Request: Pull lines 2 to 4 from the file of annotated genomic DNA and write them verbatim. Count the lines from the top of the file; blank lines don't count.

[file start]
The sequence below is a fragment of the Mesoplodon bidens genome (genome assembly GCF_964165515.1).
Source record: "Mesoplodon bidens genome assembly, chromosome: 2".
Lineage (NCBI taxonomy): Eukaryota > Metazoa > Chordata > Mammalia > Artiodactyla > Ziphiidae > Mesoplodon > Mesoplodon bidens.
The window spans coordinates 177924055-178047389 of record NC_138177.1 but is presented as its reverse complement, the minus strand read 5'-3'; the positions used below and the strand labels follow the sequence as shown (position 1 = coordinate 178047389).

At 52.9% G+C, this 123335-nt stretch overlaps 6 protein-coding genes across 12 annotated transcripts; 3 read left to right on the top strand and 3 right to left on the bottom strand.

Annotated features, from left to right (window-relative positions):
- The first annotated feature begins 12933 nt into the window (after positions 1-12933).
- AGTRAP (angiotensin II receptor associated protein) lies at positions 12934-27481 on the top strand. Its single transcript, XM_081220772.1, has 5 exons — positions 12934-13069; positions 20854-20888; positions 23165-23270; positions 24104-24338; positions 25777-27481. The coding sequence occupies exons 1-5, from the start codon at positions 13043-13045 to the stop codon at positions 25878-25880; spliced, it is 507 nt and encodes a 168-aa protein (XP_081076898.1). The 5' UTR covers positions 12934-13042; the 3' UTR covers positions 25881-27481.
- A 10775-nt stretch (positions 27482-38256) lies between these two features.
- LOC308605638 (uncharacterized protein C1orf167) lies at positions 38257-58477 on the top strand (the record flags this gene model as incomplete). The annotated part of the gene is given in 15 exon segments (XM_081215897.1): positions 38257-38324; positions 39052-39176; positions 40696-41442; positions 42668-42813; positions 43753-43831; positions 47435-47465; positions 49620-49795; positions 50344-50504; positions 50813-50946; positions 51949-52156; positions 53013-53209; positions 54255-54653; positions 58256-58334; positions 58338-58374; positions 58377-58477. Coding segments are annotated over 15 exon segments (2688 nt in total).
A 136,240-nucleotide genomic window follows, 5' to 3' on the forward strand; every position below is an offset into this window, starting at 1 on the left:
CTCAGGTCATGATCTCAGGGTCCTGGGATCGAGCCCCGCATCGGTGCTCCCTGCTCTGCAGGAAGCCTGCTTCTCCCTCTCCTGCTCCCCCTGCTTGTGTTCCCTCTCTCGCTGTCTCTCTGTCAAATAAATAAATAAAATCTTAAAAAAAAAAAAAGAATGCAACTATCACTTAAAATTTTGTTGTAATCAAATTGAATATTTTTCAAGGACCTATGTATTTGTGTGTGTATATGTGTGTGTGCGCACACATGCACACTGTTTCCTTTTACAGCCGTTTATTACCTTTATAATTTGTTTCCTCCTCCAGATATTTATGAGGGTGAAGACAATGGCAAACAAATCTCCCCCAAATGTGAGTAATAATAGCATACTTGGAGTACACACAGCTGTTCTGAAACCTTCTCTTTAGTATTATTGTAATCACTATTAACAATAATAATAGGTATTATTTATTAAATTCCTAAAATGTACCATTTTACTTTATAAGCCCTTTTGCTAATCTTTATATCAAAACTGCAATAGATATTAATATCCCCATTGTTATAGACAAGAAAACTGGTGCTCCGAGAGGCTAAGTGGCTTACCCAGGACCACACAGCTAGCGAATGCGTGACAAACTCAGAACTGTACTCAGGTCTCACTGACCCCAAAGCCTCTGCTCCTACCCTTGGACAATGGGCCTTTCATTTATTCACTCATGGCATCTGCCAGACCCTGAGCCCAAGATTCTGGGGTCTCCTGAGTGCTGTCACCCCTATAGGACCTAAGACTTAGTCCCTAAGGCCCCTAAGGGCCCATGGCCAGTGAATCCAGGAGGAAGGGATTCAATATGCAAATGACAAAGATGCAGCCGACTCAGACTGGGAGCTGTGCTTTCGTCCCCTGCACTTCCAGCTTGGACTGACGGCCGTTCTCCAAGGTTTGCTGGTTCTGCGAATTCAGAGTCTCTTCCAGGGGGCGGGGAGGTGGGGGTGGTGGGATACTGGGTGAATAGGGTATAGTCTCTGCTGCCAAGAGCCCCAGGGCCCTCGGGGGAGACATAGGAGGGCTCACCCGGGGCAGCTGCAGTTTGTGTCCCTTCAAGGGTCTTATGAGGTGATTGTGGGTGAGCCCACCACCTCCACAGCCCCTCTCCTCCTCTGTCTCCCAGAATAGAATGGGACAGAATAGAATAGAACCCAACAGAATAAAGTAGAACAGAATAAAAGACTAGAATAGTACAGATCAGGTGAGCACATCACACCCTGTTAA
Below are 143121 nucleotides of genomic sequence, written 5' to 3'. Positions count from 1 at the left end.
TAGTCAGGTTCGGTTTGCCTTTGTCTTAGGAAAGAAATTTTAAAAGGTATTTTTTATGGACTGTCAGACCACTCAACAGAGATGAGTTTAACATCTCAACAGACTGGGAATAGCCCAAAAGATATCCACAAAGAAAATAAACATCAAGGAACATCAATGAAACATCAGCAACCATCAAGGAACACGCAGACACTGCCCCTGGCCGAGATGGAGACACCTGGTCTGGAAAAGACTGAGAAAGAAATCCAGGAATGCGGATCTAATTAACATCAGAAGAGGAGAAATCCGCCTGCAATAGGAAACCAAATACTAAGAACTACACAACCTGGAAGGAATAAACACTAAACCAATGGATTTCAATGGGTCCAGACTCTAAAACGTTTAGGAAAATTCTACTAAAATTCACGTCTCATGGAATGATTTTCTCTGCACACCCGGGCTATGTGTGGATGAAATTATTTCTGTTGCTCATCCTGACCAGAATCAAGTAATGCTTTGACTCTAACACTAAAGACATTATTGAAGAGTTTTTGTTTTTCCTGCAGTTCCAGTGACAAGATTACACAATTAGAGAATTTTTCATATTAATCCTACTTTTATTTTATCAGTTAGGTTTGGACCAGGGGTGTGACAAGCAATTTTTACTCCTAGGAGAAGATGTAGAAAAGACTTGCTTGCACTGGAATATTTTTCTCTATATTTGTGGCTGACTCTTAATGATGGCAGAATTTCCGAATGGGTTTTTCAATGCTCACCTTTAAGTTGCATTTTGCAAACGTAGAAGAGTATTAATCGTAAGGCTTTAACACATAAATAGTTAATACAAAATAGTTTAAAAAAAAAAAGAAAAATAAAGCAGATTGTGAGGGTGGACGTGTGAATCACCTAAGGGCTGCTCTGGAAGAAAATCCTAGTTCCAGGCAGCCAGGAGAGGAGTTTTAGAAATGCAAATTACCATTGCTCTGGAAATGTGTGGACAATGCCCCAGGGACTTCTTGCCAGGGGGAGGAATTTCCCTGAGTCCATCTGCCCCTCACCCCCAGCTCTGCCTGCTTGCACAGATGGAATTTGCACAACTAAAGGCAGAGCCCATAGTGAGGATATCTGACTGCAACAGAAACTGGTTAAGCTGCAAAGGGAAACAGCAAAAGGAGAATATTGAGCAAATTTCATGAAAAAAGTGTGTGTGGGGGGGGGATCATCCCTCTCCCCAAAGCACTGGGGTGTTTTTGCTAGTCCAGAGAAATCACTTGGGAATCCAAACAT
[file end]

Source record: "Mesoplodon bidens genome assembly, chromosome: 2".
Lineage (NCBI taxonomy): Eukaryota > Metazoa > Chordata > Mammalia > Artiodactyla > Ziphiidae > Mesoplodon > Mesoplodon bidens.
The window spans coordinates 177924055-178047389 of record NC_138177.1 but is presented as its reverse complement, the minus strand read 5'-3'; the positions used below and the strand labels follow the sequence as shown (position 1 = coordinate 178047389).